5 Marketing Events that are Genuinely Worth Attending in 2019

Marketing changes pretty fast. If you don't stop and look around once in a while, you might miss an important SEO update. 

- Not Ferris Bueller

Going to marketing events can be the biggest waste of time. 

The kinds of events where the keynote speaker gets on stage to sell you a CMS or a CRM or a pile of CRAP are the waste-of-time ones and, trust me, I've been there. 

The kinds of events where the team comes from the industry, respects the precious time marketers are taking to be with them, and can find speakers who not only know about marketing, but who can teach people about marketing, are the ones you want to go to. 

As such, I wanted to take today to share some of the most commended, intriguing, and just downright worthwhile marketing events we work with at Tito. Whether they give you inspiration for your own event, or an insight into what's worth adding to your calendar for 2019, enjoy.

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Maria Keenan

Admission 2018: Jessie Char

Events are wonderful places where you can experience your industry in a vibrant, multi-faceted way. 

Unfortunately, no one can attend every single one. Admission was an intimate event for conference organisers, but those that presented shared lessons that anyone who works in the events industry would benefit from hearing.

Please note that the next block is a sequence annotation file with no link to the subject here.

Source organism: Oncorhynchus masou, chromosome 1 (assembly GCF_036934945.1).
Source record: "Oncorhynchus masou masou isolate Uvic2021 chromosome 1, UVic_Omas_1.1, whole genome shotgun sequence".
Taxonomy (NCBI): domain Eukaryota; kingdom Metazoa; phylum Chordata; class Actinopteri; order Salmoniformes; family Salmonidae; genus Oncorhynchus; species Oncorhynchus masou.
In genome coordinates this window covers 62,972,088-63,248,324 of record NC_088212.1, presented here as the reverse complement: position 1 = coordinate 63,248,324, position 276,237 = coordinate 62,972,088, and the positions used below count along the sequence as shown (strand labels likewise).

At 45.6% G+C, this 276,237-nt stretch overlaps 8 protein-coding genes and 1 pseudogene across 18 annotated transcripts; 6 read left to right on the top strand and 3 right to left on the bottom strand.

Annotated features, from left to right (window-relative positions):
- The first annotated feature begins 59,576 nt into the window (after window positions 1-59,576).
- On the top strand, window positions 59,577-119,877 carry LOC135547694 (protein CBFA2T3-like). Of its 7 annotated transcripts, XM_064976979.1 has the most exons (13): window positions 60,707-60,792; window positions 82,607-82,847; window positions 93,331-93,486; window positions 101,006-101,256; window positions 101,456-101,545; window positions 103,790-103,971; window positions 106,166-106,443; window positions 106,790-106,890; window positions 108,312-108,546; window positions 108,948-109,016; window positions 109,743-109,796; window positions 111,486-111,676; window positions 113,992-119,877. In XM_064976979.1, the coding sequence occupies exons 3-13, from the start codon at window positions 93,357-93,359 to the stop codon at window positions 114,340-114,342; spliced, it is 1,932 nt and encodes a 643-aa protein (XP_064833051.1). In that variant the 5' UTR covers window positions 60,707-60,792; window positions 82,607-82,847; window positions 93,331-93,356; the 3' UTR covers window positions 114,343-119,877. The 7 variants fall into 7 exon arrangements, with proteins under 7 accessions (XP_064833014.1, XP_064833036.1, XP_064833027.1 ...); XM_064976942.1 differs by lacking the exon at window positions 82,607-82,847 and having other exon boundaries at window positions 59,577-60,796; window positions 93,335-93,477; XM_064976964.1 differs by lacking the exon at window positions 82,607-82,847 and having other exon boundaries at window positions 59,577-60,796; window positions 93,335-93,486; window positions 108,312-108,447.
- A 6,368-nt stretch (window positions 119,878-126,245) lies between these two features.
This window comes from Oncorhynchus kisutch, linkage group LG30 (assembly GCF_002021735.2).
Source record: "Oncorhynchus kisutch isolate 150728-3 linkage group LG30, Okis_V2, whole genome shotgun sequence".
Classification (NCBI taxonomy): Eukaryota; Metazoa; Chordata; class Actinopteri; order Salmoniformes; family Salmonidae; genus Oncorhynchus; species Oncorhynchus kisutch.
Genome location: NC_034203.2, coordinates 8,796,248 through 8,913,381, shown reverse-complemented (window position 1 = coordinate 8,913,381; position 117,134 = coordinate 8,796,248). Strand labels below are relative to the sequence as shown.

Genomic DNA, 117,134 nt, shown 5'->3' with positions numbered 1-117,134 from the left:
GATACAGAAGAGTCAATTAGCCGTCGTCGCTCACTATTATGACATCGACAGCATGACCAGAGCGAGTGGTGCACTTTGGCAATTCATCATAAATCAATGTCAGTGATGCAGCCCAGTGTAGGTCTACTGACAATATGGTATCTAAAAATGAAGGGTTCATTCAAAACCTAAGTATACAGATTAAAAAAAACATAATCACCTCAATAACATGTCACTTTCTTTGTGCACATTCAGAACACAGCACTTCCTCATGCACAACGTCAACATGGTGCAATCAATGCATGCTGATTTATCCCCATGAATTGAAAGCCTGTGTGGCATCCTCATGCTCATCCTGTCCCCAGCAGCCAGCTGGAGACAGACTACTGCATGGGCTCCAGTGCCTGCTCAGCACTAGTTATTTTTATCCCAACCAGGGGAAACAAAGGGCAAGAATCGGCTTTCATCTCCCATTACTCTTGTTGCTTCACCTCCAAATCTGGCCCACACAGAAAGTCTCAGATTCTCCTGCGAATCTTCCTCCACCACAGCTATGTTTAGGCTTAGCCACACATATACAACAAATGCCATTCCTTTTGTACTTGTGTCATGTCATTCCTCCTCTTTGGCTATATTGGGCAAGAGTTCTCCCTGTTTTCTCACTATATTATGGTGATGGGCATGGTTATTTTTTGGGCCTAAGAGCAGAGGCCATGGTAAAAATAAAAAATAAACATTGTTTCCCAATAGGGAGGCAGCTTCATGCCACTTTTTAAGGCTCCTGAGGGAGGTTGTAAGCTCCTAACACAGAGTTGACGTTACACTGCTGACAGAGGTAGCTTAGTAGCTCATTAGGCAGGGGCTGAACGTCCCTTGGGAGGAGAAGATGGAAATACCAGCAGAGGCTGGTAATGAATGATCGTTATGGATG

We figured this would be the case so have a couple of exciting announcements to share with you on the subject...

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Maria Keenan

What High-Scale Startups Want From Trade Show Hosts - The Facts and Figures

Have you ever exercised in virtual reality?

I have, but more in a watching-a-full-body-dumbbell-set-on-YouTube-while-eating-biscuits kind of way.

Today I'm here to tell you about a business that's built itself on providing an immersive way to gamify your workouts.

Enter: ICAROS. This high-scale startup was founded by Johannes Scholl just three years ago and has since sky rocketed, winning multiple innovation awards, and toning multiple upper arms.

A large part of this acceleration in popularity (and a seven-figure investment) can be attributed in part to the company's strategic attendance at startup trade shows, as attested by Scholl during an interview I was lucky enough to catch at a conference in Munich earlier this year.

Afterwards, he obliged me by answering a few questions I had about what startup trade shows cost and cover. Whether you're an aspiring inventor, or an event organiser, you could do worse than hearing the ICAROS story.

If you're a startup considering your first trade show exhibit, here are some things their experience suggests you should think about:

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Vicky Carmichael

Facing Some Hard Truths After Attending #causeascene